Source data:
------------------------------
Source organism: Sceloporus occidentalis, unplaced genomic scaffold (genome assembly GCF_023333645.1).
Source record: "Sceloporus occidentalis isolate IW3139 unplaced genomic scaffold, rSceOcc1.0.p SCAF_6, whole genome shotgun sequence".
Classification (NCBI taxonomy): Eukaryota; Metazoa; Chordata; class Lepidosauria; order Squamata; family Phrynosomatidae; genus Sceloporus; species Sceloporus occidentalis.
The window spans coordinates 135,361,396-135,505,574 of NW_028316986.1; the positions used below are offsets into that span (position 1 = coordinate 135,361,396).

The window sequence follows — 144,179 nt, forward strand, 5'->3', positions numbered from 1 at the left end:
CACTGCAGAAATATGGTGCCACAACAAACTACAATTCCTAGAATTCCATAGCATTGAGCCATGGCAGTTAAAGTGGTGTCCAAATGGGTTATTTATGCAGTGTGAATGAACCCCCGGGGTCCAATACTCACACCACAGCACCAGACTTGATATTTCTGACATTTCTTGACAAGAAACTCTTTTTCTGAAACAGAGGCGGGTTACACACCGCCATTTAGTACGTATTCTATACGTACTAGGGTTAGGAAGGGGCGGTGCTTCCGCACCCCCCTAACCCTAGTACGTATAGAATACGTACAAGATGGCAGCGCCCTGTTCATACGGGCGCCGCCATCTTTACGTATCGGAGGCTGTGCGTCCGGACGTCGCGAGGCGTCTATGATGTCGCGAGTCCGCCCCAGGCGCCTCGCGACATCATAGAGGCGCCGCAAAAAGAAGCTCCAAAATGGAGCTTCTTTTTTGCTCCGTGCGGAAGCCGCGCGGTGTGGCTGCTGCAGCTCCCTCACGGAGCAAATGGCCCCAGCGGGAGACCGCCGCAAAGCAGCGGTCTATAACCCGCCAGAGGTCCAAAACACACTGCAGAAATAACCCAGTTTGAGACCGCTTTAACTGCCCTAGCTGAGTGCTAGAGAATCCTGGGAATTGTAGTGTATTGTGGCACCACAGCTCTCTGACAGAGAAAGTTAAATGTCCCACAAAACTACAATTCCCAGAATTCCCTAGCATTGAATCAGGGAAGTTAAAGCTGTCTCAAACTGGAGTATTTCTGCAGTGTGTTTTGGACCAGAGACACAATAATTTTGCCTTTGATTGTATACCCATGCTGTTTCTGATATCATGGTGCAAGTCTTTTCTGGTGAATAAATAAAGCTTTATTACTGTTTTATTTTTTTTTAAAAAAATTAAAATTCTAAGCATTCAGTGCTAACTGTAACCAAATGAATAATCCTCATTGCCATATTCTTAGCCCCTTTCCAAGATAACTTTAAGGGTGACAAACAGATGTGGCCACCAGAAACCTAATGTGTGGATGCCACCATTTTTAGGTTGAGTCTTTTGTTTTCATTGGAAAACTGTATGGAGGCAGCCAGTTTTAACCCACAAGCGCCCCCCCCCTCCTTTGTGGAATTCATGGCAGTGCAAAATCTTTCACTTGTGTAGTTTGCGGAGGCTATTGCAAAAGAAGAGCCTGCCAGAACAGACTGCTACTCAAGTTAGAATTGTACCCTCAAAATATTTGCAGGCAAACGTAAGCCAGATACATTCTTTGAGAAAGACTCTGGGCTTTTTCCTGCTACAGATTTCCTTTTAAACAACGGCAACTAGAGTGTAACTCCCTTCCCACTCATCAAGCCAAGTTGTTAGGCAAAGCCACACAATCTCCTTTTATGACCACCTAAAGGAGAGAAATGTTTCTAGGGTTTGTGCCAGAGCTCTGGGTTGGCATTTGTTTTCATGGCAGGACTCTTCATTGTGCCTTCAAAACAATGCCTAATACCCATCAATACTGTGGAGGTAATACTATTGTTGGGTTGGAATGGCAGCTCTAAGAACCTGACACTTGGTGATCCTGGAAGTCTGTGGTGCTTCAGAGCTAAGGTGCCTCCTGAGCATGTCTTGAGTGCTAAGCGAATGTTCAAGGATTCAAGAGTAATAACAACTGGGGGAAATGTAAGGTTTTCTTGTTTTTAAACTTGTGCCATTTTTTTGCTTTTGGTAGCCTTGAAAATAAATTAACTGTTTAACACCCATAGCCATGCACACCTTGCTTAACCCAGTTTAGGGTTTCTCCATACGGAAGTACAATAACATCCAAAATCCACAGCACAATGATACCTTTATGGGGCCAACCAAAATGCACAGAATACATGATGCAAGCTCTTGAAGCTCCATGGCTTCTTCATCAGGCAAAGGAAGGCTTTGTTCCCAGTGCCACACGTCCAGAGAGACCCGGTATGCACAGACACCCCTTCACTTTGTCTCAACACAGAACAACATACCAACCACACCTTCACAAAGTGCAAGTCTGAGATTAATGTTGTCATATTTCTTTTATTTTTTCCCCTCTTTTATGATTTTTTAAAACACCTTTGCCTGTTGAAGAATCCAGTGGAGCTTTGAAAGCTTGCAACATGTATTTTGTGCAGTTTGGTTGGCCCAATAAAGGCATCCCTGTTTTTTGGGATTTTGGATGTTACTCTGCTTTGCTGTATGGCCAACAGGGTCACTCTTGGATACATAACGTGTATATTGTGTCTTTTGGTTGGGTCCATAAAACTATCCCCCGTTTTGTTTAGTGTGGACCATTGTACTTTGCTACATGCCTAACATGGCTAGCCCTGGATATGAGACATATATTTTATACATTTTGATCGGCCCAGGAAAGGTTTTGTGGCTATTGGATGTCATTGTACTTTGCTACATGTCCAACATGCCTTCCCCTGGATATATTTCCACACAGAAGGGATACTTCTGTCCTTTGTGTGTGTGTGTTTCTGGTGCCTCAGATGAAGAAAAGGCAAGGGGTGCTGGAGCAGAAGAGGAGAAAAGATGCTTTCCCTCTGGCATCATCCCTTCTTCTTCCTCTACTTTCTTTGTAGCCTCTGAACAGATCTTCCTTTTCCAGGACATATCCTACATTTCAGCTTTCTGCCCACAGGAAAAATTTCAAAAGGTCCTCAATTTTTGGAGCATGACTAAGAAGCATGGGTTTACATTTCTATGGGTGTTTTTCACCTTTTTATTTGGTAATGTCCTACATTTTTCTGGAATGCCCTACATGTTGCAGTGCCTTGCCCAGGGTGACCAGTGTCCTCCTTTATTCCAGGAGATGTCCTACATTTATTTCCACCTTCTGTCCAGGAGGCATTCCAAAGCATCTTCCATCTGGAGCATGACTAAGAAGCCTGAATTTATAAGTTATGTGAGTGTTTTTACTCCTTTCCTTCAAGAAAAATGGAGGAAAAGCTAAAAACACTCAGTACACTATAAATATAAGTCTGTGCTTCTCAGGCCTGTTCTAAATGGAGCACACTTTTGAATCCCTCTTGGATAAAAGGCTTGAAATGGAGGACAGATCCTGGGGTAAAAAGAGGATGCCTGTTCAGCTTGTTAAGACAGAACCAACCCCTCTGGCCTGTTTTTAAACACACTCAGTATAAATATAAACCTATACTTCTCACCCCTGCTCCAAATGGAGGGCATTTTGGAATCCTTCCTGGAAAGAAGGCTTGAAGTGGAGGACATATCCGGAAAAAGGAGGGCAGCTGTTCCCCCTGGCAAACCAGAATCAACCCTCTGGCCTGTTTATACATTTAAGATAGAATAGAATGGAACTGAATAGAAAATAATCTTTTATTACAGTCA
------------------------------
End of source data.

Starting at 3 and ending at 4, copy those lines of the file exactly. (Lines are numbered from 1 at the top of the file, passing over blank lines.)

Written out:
Classification (NCBI taxonomy): Eukaryota; Metazoa; Chordata; class Lepidosauria; order Squamata; family Phrynosomatidae; genus Sceloporus; species Sceloporus occidentalis.
The window spans coordinates 135,361,396-135,505,574 of NW_028316986.1; the positions used below are offsets into that span (position 1 = coordinate 135,361,396).